faces and traces French Novelist, J.M.G Le Clezio,Wins 2008 Nobel Prize for Literature [Archives:2008/1220/Culture]
By: Eyad N. Al-Samman
For the Yemen Times
Faces & Traces is a cultural series of concise biographies of local or international famous and obscure personalities in fields such as literature, arts, culture and religion in which these individuals contribute affirmatively. It is a short journey in contemporary history, attempting to tackle numerous effective characters in human civilization.
On October 9, 2008, the Swedish Academy in Stockholm announced the French author Jean-Marie Gustave Le Clezio as the winner of the 2008 Nobel Prize for Literature. A candidate from among other famous names such as the Mexican writer “Carlos Fuentes”, and the Canadian novelist “Margaret Atwood”, Le Clezio was hailed by the academy as an “author of new departures, poetic adventure and sensual ecstasy, explorer of a humanity beyond and below the reigning civilization.”
Le Clezio mentioned in his interview with the Editor-in-Chief of the Nobel Foundation web site that he considers his home to be Mauritius, the home of his ancestors. The interviewer also asked if he enjoys putting pen to paper and whether writing comes easily? Le Clezio replied affirmatively, saying: “Literally, writing for me is like traveling. It's getting out of myself and living another life; maybe a better life.” In answering another question regarding his writings about the colonial experience, and about whether it is important for modern European culture to examine its past in this way, Le Clezio mentioned that the wealth of Europe comes from the colonies' raw materials, which played a major role in establishing the industrial world. He also explained why he writes, saying: “I feel that the writer is just a kind of a witness of what is happening. A writer is not a prophet, is not a philosopher, he's just someone who is witness to what is around him. And so writing is the best way to testify, to be a witness.”
Le Clezio was born in Nice on April 13, 1940, to an English father and a French mother; the family had roots to the Indian Ocean Island State of Mauritius. At age eight, his family moved to Nigeria and in 1950 the family returned to France. After completing his high school, he studied English at Bristol University in 1959, and completed his undergraduate degree in Nice (Institut d'Etudes Litteraires) in 1963. He earned his Master's degree in 1964, and then earned his Ph.D. in 1983. He has taught at universities in Bangkok, Mexico City, Boston, and Albuquerque.
Le Clezio wrote his first novel entitled “Le Proc's-Verbal” (1963; The Interrogation, 1964) when he was only 23. Since then he has published more than 36 books, including short stories, novels, essays, and children's books. In 1965, Le Clezio published his second literary book; a collection of short stories entitled “La Fi'vre” (Fever, 1966) which includes nine stories about insanity. “La Deluge” (1966; The Flood, 1967) is another short story collection in which Le Clezio points out the trouble and fear reigning in the major Western cities. In the late 1970s, the mood of Le Clezio's novels became less tormented as he approached themes like childhood, adolescence and traveling. His novel entitled “Desert” (1980) contains magnificent images of a lost culture in the North African desert, contrasted with a depiction of Europe seen through the eyes the unwanted immigrant.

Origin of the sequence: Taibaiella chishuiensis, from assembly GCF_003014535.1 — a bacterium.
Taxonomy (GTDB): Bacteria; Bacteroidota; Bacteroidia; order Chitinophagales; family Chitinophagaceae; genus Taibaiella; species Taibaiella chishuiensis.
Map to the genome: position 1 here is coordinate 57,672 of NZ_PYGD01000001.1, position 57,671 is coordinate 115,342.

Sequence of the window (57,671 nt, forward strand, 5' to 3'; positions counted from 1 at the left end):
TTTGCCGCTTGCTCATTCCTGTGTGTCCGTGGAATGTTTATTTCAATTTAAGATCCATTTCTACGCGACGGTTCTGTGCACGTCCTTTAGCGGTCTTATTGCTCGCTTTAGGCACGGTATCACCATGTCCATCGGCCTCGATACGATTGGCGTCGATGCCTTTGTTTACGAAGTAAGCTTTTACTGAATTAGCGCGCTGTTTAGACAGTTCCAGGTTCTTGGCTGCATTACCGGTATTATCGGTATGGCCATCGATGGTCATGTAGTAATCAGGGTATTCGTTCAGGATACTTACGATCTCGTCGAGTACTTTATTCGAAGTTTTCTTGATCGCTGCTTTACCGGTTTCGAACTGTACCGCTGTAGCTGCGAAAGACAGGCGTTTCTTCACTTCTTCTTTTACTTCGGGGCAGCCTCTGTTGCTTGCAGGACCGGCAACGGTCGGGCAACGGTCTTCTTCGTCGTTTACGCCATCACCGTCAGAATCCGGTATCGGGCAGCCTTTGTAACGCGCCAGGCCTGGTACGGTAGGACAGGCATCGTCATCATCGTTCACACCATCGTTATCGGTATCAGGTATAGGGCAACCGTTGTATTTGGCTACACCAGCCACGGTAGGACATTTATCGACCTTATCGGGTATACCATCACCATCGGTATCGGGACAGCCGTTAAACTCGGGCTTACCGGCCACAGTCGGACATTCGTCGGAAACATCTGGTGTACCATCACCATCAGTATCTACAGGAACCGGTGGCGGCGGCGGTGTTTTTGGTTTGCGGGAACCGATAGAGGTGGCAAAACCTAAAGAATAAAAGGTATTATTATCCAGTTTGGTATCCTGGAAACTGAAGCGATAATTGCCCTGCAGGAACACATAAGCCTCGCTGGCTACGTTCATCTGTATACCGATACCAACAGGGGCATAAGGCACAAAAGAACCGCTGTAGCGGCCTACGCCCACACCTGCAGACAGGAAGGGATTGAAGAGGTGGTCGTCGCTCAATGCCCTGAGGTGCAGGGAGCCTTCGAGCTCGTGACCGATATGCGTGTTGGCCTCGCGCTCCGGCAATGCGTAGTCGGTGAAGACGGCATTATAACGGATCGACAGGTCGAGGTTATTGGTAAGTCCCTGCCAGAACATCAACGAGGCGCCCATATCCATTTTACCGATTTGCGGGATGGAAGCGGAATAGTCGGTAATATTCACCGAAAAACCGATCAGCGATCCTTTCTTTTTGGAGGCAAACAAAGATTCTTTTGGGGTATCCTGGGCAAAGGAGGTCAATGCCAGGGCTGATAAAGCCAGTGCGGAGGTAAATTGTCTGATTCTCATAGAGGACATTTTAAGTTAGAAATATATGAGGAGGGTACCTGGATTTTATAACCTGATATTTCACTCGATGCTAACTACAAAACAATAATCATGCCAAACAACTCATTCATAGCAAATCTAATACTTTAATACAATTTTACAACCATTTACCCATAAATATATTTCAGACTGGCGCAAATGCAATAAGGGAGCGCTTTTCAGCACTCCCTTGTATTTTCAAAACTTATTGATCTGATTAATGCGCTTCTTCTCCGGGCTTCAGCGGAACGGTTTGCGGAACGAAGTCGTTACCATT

In later years the author's attraction to the dream of earthly paradise is apparent in books such as “Ourania” (2005) and “Raga: Approache du Continent Invisible” (2006) which is devoted to documenting a way of life on the Indian Ocean's islands. Le Clezio's exploration of his childhood and his own family history began in his works such as “Onitsha” (1991) and “La Quarantaine” (1995). In addition, his novel entitled “Revolutions” (2003) sums up the most important themes of his work: memory, exile, reorientation of youth, and cultural conflict.
Among the better-known of his fictional works are “La Guerre” (1970, The War), “Le Chercheur d'Or” (1985, The Prospector) and “Etoile Errante” (1992, Wandering Star). Among his children's fiction is “Lullaby” (1970) which recounts the story of the adolescent “Lullaby” and her strolls along the beaches and in the caves of the outskirts of her Mediterranean hometown. Other children's books written by Le Clezio include “Les Geants” (1973), “Voyage au Pays des Arbres” (1978) and “Villa Aurore” (1999). Le Clezio received the Nobel diploma, medal and a check for nearly $1.42 million at a formal ceremony in Stockholm last December 10th to coincide with the 112th anniversary of the death of the prize's Swedish founder, Alfred B. Nobel, in 1896.